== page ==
Placenta - Know More About It!
MBBS Bachelor of Medicine and Bachelor of Surgery, MS - Obstetrics and Gynaecology, Fellowship in Gynaecology & Laprascopy
16 years experience
The placenta happens to be a very helpful organ. It plays a huge part during pregnancy as it keeps the infant in your womb healthy and alive. It is formed and delivered right when a woman conceives the baby and resembles the shape of a liver. The fundamental role of the placenta in pregnancy is to provide the baby with enough nourishment. It weighs around one-sixth of what the baby weights. It does not have any nerve cells, nor is it under the immediate control of the brain or the spinal cord.
Consistently during the pregnancy, practically around five hundred fifty millilitres of blood gets pumped into the uterus to supply enough nourishment through the placenta for the baby. Here are some of the roles and functions a placenta has:
- The placenta principally tends to supply a sufficient amount of nourishment to the baby. Before the blood from a mother reaches the baby, it goes through the placenta to the umbilical cord that connects the mother with her baby.
- Another critical function that the placenta performs is that it functions like the kidney. It filters the blood to dispense off harmful materials that may be unsafe for the developing baby’s health.
- The placenta additionally serves as a child's lungs and permits the supply of oxygen to the baby.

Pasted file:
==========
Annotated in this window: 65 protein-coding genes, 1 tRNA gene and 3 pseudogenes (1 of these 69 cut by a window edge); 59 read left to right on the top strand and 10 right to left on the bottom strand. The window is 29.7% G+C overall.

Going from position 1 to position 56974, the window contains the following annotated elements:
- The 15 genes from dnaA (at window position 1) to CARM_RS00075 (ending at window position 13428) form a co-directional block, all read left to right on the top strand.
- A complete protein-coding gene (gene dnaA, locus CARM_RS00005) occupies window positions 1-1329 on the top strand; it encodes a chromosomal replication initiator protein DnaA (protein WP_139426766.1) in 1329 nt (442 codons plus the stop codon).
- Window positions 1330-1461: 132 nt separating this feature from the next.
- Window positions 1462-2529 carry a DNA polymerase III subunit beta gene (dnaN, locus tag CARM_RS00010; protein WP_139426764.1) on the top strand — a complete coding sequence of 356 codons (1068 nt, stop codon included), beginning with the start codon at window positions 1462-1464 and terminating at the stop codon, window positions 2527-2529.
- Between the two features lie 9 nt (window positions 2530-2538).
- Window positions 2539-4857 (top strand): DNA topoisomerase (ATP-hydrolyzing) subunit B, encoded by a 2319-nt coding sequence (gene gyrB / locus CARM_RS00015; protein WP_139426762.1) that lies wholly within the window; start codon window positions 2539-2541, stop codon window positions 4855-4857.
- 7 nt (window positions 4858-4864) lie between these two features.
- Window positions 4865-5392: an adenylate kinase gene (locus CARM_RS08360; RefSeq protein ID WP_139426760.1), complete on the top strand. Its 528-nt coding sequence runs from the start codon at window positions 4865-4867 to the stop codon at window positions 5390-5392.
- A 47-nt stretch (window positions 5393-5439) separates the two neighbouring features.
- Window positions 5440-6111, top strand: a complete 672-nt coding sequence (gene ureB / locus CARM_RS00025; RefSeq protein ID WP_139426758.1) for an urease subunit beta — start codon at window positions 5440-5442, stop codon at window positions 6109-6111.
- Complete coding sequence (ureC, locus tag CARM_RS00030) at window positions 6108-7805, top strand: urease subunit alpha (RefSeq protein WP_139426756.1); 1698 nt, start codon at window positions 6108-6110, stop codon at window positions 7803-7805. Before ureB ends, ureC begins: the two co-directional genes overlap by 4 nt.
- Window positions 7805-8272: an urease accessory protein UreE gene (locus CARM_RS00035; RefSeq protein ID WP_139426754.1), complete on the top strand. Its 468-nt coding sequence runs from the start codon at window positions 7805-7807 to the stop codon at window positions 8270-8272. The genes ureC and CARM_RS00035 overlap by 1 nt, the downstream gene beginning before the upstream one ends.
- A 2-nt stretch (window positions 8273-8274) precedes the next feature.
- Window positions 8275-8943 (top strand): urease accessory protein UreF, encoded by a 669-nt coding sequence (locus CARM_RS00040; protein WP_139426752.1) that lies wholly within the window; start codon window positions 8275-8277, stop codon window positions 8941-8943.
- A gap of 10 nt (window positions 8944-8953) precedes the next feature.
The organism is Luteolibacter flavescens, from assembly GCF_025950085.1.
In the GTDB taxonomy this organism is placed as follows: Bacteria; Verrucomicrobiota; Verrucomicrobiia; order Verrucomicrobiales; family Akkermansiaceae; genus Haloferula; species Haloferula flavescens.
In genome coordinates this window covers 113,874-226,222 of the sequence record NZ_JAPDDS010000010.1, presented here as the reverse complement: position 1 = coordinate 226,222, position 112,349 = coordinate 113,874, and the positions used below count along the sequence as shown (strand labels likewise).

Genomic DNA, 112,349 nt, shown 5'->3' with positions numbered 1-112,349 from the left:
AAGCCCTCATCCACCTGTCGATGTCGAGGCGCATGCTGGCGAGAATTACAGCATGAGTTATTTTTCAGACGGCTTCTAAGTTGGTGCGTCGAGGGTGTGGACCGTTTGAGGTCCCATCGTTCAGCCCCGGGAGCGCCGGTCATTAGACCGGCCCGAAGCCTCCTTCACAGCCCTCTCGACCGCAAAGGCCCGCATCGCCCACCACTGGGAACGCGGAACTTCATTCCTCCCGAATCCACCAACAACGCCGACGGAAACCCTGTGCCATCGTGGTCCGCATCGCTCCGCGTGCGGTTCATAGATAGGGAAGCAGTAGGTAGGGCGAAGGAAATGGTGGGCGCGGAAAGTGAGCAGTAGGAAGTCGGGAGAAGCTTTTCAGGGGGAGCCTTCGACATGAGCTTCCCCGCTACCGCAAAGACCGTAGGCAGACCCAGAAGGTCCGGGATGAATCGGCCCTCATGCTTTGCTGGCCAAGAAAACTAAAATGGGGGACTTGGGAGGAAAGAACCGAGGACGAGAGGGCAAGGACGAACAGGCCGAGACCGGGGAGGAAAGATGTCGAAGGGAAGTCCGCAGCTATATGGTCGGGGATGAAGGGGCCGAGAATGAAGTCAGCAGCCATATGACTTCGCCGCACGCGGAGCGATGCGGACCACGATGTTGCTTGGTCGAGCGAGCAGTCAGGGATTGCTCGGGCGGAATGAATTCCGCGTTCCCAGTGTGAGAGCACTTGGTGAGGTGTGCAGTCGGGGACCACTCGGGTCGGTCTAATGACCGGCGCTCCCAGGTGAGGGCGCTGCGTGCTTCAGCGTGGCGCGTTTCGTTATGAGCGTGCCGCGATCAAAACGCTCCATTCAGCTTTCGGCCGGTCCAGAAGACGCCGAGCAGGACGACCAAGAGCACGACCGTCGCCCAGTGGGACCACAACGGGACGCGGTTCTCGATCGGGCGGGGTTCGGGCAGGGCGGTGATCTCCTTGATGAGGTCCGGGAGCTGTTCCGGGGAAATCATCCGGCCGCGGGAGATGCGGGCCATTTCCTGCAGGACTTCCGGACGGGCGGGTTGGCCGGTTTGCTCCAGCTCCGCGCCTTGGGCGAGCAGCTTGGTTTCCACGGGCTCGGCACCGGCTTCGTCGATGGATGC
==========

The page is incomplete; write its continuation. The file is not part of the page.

- The placenta brings backs the biowastes of the child to the mother’s system of circulation, which is later disposed off from her body through the urine.
- It protects the child from diseases by isolating the blood of the mother from the baby. In this way, it acts as a filter.
- Numerous hormones are delivered from the placenta in the mother’s body. They have a sufficient count of placental lactose. It guarantees enough level of glucose in the mother’s blood, which then flows to the baby.
- The placenta separates the food particles consumed by the mother. This enables the nourishments and nutrition to reach the baby faster.
- It traps the oxygen breathed by the mother, which is then diffused into the blood of the baby through the umbilical cord. It prevents the odds of the baby inhaling amniotic fluids that can be extremely harmful to them.
- The placenta secretes a number of female hormones like progesterone and oestrogen to stop contractions of the uterus before the child has reached the full term. It also clears the path to set up with the maternal tissues and the uterus for infant's delivery.
- During the phases of pregnancy, the placenta moves while the womb of the mother extends and develops. It is the basic function of the placenta to remain low in the early phases of pregnancy, yet it moves to the highest point of the womb at later phases of pregnancy to keep the cervix open for delivery.
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